Echo & the Bunnymen at Turner Hall Thursday night.
Echo & the Bunnymen at Turner Hall Thursday night. (Photo: Kelsea McCulloch)

Echo & The Bunnymen brought the hits and the feels

Echo & The Bunnymen played a passionate nostalgia show for a sold-out crowd tonight at Turner Hall Ballroom. It was the first time the band played in Milwaukee since performing 32 years ago at the Northwest Side’s now-defunct Uptown Theatre.

Despite a rotating cast of bandmates, two original members remain: iconic vocalist Ian McCulloch and guitarist Will Sergeant. The duo stood front and center on the foggy stage, backlit, dressed in black and exuding that "alternative" look and sound that defined the anti-mainstream 1980s. McCulloch’s voice was moody and strong and Sergeant's fretwork and guitar lines were as solid and hypnotic as ever.

Fans and fellow musicians alike agree that Echo & the Bunnymen is responsible for influencing many ‘80s alternative bands, from The Smiths to The Stone Roses. And yet, the crowd – many of whom were introduced to Echo via the "Pretty In Pink" soundtrack with "Dancing Horses" – seemed to be familiar with most, but certainly not all, of the band's material.

We know Echo & the Bunnymen and yet we don’t. Some of the songs are favorites, and some are simply familiar, but attending an Echo concert is not the same as a concert by The Cure or other cherished ‘80s bands where we know every word to every song. (Why is that?)

However, there were moments tonight of heartfelt and enthusiastic audience interaction during tunes like "The Killing Moon," "The Cutter," "Bedbug and Ballyhoo," "Bring On the Dancing Horses" and, of course, massive hit "Lips Like Sugar" which was one of the encores. Other cuts from the concert included "Going Up," "Crocodiles," "All That Jazz," "Rescue," "Play In the Margins" and "All My Colours."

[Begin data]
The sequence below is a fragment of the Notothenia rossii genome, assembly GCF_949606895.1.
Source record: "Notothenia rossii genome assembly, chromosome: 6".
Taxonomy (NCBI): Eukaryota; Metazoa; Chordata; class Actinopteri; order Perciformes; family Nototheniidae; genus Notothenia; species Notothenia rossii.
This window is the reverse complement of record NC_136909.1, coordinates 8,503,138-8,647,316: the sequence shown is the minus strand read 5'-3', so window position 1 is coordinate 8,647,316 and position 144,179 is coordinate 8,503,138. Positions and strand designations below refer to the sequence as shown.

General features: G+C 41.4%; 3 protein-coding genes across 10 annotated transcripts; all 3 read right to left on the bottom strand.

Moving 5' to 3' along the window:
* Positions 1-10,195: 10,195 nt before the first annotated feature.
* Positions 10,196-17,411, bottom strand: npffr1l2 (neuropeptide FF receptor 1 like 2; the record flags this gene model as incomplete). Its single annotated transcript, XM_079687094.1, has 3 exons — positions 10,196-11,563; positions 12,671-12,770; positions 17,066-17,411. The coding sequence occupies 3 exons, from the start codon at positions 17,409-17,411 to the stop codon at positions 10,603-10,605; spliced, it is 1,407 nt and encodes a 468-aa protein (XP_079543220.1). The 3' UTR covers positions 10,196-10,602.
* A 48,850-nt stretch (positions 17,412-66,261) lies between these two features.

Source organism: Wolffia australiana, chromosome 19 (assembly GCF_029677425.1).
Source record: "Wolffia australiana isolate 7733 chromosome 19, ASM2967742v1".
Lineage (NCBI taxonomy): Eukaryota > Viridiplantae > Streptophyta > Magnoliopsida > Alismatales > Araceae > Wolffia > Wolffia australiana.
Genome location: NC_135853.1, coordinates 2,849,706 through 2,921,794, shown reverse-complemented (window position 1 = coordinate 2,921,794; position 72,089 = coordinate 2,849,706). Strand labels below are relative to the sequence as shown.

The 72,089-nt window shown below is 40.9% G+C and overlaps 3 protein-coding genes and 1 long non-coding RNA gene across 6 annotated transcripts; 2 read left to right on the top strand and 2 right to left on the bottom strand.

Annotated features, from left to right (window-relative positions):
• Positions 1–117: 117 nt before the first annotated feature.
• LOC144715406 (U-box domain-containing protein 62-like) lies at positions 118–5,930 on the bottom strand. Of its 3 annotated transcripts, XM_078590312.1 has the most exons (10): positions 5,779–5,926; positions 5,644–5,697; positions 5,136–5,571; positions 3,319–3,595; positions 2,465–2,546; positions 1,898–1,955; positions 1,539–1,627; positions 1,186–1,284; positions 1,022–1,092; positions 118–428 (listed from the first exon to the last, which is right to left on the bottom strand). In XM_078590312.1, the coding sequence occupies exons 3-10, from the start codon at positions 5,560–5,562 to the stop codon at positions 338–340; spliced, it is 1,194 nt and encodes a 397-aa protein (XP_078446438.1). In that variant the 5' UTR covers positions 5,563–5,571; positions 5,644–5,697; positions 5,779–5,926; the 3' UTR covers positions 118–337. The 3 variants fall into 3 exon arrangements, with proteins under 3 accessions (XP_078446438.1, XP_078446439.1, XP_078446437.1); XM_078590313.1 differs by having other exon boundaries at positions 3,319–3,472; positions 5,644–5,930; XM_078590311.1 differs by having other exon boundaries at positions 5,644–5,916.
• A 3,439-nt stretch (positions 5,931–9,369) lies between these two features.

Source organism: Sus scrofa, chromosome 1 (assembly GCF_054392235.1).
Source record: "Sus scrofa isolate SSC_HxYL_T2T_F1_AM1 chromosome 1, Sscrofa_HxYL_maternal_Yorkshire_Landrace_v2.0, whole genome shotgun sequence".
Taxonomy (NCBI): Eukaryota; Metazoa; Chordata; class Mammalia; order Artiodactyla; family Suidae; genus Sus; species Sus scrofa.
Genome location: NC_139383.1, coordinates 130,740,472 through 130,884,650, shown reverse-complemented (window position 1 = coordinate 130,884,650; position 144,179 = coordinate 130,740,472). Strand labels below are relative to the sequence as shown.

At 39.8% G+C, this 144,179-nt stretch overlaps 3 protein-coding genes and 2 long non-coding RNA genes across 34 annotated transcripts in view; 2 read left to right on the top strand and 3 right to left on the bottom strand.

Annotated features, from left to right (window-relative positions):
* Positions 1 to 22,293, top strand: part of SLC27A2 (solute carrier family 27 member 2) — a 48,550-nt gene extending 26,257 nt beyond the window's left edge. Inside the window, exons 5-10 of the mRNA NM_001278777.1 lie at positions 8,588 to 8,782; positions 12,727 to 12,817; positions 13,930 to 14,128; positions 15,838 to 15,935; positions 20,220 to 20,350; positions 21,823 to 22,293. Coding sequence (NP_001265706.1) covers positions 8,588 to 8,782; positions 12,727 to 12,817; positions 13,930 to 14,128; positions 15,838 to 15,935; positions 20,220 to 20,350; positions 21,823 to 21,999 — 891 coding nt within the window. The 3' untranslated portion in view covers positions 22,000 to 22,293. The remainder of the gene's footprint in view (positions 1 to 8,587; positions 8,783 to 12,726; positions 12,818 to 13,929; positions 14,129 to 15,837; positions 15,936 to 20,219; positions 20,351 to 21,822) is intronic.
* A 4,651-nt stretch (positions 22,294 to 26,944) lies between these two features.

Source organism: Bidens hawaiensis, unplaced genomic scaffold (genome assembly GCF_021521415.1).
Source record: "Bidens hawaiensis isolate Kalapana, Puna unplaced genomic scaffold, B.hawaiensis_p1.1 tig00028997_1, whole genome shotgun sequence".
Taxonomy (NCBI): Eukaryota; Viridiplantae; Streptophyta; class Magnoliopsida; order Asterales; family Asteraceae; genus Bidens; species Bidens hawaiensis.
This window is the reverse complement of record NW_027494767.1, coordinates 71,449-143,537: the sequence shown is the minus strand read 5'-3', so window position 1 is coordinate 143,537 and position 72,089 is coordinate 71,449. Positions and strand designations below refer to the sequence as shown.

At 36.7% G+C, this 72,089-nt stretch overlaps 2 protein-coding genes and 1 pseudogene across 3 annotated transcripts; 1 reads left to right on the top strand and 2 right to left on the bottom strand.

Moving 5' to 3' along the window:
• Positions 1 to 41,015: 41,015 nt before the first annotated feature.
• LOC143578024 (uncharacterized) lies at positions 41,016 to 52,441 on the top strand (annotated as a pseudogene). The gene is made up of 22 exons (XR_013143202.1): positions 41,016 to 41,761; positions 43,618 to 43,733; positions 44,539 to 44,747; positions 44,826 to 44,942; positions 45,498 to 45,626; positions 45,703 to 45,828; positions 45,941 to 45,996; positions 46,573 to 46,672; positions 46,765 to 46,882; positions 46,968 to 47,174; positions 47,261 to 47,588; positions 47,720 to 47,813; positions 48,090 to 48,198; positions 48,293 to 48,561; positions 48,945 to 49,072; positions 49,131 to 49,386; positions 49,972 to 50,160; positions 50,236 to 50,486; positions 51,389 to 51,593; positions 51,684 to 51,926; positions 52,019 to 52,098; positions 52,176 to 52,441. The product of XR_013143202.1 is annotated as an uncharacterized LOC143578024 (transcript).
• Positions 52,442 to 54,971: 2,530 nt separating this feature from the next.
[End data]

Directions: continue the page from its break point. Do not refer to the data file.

McCulloch's appreciation for Jim Morrison from The Doors was evident because of his vocal style at times and his choice of tribute songs, which in the past included "People Are Strange" and tonight, a version of "L.A. Woman" in which he replaced the lyrics with "Milwaukee Lady."

Echo & The Bunnymen – formed in Liverpool, England, in 1978 –  is currently on a six-week, whirlwind American tour that started on Sept. 8 in Boston. The band plays tomorrow night at First Avenue in Minneapolis and Chicago’s Metro on Saturday evening.

But tonight was Milwaukee's turn to hear the Echo, and it felt special and rare. Endearing moments during the concert – like when McCulloch asked two or three times after a song, "That was good!?" – contributed to the warmth of the event. (But for most of the show, McCulloch was focused more on the music than conversation, although he did thank the audience twice and shared a few other nearly indecipherable quips.)

Nostalgia shows remind us simultaneously what it felt like to come of age, even though we didn't want to at the time, and what it feels like to increase in age, even though we don't want to now. These concerts connect us with friends, acquaintances and old roommates  – some of whom we are happy to see, and some not as much. But most importantly, nostalgia concerts remind us that if a beloved band can rock after 40 years, so can we.

Set list:

Going Up
Do It Clean
All That Jazz
My Kingdom
In The Margins
All My Colours (Zimbo)
Never Stop
Villiers Terrace
Bedbugs and Ballyhoo
Over the Wall
Dancing Horses
The Killing Moon
The Cutter
Nothing Last Forever
Lips Like Sugar
Ocean Rain


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